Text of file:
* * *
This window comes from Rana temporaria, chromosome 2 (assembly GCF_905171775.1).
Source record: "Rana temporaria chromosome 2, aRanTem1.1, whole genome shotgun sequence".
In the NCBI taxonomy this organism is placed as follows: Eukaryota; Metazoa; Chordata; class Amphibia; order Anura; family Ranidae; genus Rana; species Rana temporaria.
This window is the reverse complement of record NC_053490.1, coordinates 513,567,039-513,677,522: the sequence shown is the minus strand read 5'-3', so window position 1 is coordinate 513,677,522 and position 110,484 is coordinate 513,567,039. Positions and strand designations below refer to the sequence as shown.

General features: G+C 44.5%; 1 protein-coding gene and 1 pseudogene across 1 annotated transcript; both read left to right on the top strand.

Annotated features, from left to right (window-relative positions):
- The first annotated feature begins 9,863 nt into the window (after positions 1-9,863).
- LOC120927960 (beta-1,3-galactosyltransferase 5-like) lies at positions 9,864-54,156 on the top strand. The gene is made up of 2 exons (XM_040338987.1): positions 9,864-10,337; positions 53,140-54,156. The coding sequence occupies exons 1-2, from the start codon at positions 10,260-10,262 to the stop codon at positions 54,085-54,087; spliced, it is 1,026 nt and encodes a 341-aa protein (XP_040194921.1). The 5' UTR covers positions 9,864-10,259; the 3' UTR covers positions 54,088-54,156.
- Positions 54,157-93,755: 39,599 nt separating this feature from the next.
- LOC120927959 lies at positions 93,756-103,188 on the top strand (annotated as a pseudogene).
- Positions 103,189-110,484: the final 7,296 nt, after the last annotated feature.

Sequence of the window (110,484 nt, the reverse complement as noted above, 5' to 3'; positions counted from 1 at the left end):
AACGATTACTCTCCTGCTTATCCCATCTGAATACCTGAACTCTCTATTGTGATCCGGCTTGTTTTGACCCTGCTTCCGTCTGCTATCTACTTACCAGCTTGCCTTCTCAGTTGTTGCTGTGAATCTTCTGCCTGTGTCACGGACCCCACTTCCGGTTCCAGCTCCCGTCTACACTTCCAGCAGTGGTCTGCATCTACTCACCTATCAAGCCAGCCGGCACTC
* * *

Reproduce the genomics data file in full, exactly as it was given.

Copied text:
This window comes from Rana temporaria, chromosome 2 (assembly GCF_905171775.1).
Source record: "Rana temporaria chromosome 2, aRanTem1.1, whole genome shotgun sequence".
In the NCBI taxonomy this organism is placed as follows: Eukaryota; Metazoa; Chordata; class Amphibia; order Anura; family Ranidae; genus Rana; species Rana temporaria.
This window is the reverse complement of record NC_053490.1, coordinates 513,567,039-513,677,522: the sequence shown is the minus strand read 5'-3', so window position 1 is coordinate 513,677,522 and position 110,484 is coordinate 513,567,039. Positions and strand designations below refer to the sequence as shown.

General features: G+C 44.5%; 1 protein-coding gene and 1 pseudogene across 1 annotated transcript; both read left to right on the top strand.

Annotated features, from left to right (window-relative positions):
- The first annotated feature begins 9,863 nt into the window (after positions 1-9,863).
- LOC120927960 (beta-1,3-galactosyltransferase 5-like) lies at positions 9,864-54,156 on the top strand. The gene is made up of 2 exons (XM_040338987.1): positions 9,864-10,337; positions 53,140-54,156. The coding sequence occupies exons 1-2, from the start codon at positions 10,260-10,262 to the stop codon at positions 54,085-54,087; spliced, it is 1,026 nt and encodes a 341-aa protein (XP_040194921.1). The 5' UTR covers positions 9,864-10,259; the 3' UTR covers positions 54,088-54,156.
- Positions 54,157-93,755: 39,599 nt separating this feature from the next.
- LOC120927959 lies at positions 93,756-103,188 on the top strand (annotated as a pseudogene).
- Positions 103,189-110,484: the final 7,296 nt, after the last annotated feature.

Sequence of the window (110,484 nt, the reverse complement as noted above, 5' to 3'; positions counted from 1 at the left end):
AACGATTACTCTCCTGCTTATCCCATCTGAATACCTGAACTCTCTATTGTGATCCGGCTTGTTTTGACCCTGCTTCCGTCTGCTATCTACTTACCAGCTTGCCTTCTCAGTTGTTGCTGTGAATCTTCTGCCTGTGTCACGGACCCCACTTCCGGTTCCAGCTCCCGTCTACACTTCCAGCAGTGGTCTGCATCTACTCACCTATCAAGCCAGCCGGCACTC